Cash Deployment, Cheap iPhones and Expanded Services are 3 Keys for Apple (AAPL) - Morgan Stanley

February 22, 2013 10:09 AM EST Send to a Friend
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On Thursday, activist investor David Einhorn hosted a 1-hour conference call discussing his 'iPrefs' ideas as the best way for Apple (Nasdaq: AAPL) to unlock shareholder value. Meanwhile, analysts at Morgan Stanley went straight to one of the primary decision makers - CFO Peter Oppenheimer.

Following a meeting with Mr. Oppenheimer, analyst Katy L. Huberty is convinced that Apple will: (1) increase cash return to shareholders, (2) expand carriers, distribution,
and possibly price points to drive iPhone growth, and (3) improve and expand its services offerings.

"Our analysis suggests Apple can match the S&P IT sector's average FCF payout of 68% if it returns $28B in FY13, implying a 6% total yield," Huberty said on shareholder returns. The company can address the high mix of international cash by raising low-interest debt instead of repatriating the cash, she said.

Huberty said there are several signs that a lower priced iPhone makes sense: 1) iPad Mini is expanding Apple’s customer base with 50% of purchases in China/Brazil representing new customers to the ecosystem. 2) Chinese consumers show a desire to purchase the latest version of iPhone (instead of discounted older generations). 3) iPhone 4 demand surprised to the upside in the December quarter. "Even at a low 40% gross margin and 1/3 cannibalization rate, we see an "iPhone Mini" as incremental to revenue and gross profit dollars," the analyst comments.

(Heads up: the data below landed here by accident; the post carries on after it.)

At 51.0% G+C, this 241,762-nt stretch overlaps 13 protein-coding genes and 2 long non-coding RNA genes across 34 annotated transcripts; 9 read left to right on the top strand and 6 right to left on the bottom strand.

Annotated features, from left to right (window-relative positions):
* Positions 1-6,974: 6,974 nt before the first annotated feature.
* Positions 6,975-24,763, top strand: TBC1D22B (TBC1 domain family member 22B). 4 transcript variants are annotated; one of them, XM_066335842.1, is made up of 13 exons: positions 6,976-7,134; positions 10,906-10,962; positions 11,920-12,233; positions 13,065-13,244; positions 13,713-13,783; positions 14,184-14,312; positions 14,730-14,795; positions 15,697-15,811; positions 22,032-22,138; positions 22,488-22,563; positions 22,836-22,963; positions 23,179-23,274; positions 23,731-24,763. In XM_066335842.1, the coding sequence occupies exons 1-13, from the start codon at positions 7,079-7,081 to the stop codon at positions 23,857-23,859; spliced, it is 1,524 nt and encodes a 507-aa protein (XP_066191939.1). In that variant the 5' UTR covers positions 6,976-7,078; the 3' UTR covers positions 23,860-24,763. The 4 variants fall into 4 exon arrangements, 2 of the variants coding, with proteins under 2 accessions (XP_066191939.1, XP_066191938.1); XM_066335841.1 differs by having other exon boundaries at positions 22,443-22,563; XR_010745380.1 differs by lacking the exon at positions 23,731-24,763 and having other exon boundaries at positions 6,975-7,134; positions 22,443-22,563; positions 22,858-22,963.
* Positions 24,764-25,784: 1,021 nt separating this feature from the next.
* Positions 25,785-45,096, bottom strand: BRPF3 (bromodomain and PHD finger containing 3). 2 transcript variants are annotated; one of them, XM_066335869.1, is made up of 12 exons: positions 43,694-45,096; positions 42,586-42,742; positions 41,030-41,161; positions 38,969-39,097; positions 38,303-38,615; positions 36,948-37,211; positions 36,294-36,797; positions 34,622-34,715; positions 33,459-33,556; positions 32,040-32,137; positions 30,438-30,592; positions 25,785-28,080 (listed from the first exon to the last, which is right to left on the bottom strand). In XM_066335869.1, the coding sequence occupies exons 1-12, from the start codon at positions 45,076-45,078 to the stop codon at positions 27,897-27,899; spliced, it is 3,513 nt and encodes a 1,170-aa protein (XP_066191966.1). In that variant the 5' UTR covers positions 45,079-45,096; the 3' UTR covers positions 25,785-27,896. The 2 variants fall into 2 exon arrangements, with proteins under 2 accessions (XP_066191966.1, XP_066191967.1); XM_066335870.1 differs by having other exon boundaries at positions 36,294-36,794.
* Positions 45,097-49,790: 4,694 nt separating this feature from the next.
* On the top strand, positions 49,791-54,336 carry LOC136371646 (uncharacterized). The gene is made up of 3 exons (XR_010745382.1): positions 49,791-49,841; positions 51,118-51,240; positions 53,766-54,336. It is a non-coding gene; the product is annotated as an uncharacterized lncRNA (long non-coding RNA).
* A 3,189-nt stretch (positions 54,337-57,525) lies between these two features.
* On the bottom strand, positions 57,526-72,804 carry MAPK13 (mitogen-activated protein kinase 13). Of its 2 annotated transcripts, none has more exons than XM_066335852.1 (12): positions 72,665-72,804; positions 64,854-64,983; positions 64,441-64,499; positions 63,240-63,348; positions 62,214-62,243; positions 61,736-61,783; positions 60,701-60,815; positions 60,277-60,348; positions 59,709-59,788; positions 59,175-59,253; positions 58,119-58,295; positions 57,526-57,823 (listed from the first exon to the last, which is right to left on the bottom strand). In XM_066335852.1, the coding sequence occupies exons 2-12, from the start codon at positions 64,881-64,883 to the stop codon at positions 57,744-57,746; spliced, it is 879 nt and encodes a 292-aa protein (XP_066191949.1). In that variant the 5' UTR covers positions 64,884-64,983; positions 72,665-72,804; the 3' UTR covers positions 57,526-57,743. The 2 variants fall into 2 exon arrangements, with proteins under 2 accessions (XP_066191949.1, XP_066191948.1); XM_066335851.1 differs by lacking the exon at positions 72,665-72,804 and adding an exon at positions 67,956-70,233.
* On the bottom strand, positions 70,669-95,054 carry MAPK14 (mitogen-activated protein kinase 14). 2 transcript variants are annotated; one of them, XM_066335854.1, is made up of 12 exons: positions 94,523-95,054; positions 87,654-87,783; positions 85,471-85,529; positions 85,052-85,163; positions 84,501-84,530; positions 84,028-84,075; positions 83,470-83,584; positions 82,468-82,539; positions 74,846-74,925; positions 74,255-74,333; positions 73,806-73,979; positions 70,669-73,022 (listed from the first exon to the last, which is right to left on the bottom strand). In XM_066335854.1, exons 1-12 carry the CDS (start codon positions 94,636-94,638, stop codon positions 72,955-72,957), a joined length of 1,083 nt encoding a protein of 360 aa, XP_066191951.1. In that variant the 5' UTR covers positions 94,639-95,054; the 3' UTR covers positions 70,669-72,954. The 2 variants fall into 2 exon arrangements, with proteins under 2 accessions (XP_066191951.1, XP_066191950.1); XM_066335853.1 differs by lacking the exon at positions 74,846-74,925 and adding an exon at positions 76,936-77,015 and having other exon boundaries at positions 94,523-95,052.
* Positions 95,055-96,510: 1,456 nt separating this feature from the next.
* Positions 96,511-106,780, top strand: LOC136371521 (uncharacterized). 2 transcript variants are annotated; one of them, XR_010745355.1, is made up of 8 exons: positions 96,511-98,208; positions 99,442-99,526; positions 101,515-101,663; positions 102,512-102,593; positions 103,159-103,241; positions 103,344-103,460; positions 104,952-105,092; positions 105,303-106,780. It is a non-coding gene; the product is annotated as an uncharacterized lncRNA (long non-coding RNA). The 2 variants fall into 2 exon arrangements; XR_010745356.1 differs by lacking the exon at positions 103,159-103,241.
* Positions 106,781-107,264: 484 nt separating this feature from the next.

In addition to the debate about capital action, the analyst said expanded services is a key to unlocking value. "With a 500M installed base of iTunes/App Store accounts, Apple has the opportunity to introduce new services that drive increased device sales, customer stickiness, and/or new revenue streams," the analyst said. "At an enterprise value per
account of just $570 today (less than half of June '11 levels), these services can unlock significant value."

Despite worries, the firm also said Apple's innovation pipeline is "robust." "The company’s approach to product decisions and innovation has not changed in the past several years despite the CEO transition," the analyst comments. "Making great products remains Apple’s core strategy and the company is as confident as ever about the future pipeline of new products and services."

Morgan Stanley reiterated an Overweight rating and price target of $630 on Apple. Their bull case is $980 and the bear case is $400.

For an analyst ratings summary and ratings history on Apple click here. For more ratings news on Apple click here.

Shares of Apple closed at $446.06 yesterday.


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